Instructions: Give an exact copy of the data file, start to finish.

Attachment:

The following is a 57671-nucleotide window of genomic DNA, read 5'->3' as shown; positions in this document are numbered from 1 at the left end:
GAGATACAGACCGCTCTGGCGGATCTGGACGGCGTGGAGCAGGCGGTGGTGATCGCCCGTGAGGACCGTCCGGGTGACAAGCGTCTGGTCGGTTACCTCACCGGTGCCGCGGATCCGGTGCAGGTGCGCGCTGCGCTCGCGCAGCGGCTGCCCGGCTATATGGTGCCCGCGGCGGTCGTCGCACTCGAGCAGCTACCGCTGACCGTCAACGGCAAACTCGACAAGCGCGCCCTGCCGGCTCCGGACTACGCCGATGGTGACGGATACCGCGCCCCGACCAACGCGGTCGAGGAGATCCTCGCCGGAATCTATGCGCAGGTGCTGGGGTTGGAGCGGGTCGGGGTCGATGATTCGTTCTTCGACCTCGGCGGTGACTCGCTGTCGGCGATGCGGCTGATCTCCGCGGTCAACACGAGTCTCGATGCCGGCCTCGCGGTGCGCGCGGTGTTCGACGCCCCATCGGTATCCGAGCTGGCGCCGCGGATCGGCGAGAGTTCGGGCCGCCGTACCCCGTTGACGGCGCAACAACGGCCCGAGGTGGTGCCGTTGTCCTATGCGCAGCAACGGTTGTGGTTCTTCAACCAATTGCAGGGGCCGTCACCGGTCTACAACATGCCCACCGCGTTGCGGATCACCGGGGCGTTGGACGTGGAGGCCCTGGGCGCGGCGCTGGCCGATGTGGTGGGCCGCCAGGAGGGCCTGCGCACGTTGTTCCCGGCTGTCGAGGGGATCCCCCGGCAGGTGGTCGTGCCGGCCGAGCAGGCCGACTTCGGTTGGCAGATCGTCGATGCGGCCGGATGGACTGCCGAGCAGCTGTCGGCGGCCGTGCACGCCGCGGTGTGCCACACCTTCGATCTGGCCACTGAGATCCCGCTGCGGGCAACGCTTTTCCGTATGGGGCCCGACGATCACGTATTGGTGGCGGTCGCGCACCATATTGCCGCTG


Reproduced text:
The following is a 57671-nucleotide window of genomic DNA, read 5'->3' as shown; positions in this document are numbered from 1 at the left end:
GAGATACAGACCGCTCTGGCGGATCTGGACGGCGTGGAGCAGGCGGTGGTGATCGCCCGTGAGGACCGTCCGGGTGACAAGCGTCTGGTCGGTTACCTCACCGGTGCCGCGGATCCGGTGCAGGTGCGCGCTGCGCTCGCGCAGCGGCTGCCCGGCTATATGGTGCCCGCGGCGGTCGTCGCACTCGAGCAGCTACCGCTGACCGTCAACGGCAAACTCGACAAGCGCGCCCTGCCGGCTCCGGACTACGCCGATGGTGACGGATACCGCGCCCCGACCAACGCGGTCGAGGAGATCCTCGCCGGAATCTATGCGCAGGTGCTGGGGTTGGAGCGGGTCGGGGTCGATGATTCGTTCTTCGACCTCGGCGGTGACTCGCTGTCGGCGATGCGGCTGATCTCCGCGGTCAACACGAGTCTCGATGCCGGCCTCGCGGTGCGCGCGGTGTTCGACGCCCCATCGGTATCCGAGCTGGCGCCGCGGATCGGCGAGAGTTCGGGCCGCCGTACCCCGTTGACGGCGCAACAACGGCCCGAGGTGGTGCCGTTGTCCTATGCGCAGCAACGGTTGTGGTTCTTCAACCAATTGCAGGGGCCGTCACCGGTCTACAACATGCCCACCGCGTTGCGGATCACCGGGGCGTTGGACGTGGAGGCCCTGGGCGCGGCGCTGGCCGATGTGGTGGGCCGCCAGGAGGGCCTGCGCACGTTGTTCCCGGCTGTCGAGGGGATCCCCCGGCAGGTGGTCGTGCCGGCCGAGCAGGCCGACTTCGGTTGGCAGATCGTCGATGCGGCCGGATGGACTGCCGAGCAGCTGTCGGCGGCCGTGCACGCCGCGGTGTGCCACACCTTCGATCTGGCCACTGAGATCCCGCTGCGGGCAACGCTTTTCCGTATGGGGCCCGACGATCACGTATTGGTGGCGGTCGCGCACCATATTGCCGCTG